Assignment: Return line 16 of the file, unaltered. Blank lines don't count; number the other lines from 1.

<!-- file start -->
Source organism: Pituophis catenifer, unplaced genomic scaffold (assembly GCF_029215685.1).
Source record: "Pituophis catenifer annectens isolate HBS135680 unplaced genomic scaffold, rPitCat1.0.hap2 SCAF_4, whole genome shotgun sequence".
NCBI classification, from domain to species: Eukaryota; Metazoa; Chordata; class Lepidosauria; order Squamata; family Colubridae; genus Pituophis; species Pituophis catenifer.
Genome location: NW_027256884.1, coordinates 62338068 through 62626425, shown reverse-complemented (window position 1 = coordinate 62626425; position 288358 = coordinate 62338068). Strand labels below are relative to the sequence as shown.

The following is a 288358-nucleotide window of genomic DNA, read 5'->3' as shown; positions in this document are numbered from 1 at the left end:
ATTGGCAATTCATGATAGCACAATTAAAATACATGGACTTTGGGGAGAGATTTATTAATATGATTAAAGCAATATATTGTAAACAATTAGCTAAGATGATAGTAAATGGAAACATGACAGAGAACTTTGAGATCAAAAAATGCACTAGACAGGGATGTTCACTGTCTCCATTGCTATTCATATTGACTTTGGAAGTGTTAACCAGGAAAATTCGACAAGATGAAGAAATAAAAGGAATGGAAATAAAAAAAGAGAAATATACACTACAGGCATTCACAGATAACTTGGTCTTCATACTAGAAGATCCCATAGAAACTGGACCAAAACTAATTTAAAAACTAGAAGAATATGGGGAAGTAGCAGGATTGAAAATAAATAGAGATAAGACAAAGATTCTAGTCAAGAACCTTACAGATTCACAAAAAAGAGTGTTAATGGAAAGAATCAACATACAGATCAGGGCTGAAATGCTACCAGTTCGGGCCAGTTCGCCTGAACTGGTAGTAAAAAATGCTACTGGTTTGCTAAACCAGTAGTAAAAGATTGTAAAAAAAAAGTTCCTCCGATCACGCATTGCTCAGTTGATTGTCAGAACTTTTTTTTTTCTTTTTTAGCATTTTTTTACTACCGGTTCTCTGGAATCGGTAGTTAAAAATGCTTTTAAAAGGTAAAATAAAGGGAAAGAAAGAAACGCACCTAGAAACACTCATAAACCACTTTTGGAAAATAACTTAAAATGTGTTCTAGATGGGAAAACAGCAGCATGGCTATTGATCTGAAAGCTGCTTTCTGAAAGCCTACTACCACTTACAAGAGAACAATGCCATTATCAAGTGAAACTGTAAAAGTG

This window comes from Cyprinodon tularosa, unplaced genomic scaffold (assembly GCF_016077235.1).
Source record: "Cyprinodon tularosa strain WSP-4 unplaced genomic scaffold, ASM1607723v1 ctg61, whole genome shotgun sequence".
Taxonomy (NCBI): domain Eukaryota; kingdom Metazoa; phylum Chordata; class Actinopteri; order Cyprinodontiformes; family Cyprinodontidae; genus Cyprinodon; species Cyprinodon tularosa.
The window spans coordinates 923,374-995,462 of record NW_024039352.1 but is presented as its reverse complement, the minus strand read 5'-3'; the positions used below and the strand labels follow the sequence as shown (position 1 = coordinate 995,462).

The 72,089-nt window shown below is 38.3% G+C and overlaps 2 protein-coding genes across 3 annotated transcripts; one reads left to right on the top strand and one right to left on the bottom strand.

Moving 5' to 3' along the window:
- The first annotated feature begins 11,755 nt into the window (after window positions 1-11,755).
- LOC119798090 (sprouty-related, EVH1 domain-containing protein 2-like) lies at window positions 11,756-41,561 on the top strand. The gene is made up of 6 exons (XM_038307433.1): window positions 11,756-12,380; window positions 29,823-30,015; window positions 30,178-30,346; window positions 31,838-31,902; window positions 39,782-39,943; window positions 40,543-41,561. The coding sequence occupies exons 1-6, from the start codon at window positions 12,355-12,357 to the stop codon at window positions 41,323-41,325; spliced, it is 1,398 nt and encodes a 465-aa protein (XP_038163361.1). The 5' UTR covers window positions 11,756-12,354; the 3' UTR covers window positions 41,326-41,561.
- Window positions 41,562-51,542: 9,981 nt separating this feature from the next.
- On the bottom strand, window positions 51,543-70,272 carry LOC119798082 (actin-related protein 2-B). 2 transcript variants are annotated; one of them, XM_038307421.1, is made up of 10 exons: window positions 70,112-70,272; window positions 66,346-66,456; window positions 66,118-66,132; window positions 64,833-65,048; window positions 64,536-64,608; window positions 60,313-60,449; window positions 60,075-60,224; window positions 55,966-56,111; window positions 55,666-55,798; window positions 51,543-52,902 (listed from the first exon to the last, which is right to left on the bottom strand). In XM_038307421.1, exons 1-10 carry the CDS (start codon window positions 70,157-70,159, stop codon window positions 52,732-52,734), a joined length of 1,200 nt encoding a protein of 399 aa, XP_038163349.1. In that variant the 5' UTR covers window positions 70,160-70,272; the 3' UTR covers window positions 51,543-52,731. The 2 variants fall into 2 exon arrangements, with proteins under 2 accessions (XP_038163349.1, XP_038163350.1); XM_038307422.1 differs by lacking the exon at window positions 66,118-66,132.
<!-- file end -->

- On the bottom strand, window positions 51,543-70,272 carry LOC119798082 (actin-related protein 2-B). 2 transcript variants are annotated; one of them, XM_038307421.1, is made up of 10 exons: window positions 70,112-70,272; window positions 66,346-66,456; window positions 66,118-66,132; window positions 64,833-65,048; window positions 64,536-64,608; window positions 60,313-60,449; window positions 60,075-60,224; window positions 55,966-56,111; window positions 55,666-55,798; window positions 51,543-52,902 (listed from the first exon to the last, which is right to left on the bottom strand). In XM_038307421.1, exons 1-10 carry the CDS (start codon window positions 70,157-70,159, stop codon window positions 52,732-52,734), a joined length of 1,200 nt encoding a protein of 399 aa, XP_038163349.1. In that variant the 5' UTR covers window positions 70,160-70,272; the 3' UTR covers window positions 51,543-52,731. The 2 variants fall into 2 exon arrangements, with proteins under 2 accessions (XP_038163349.1, XP_038163350.1); XM_038307422.1 differs by lacking the exon at window positions 66,118-66,132.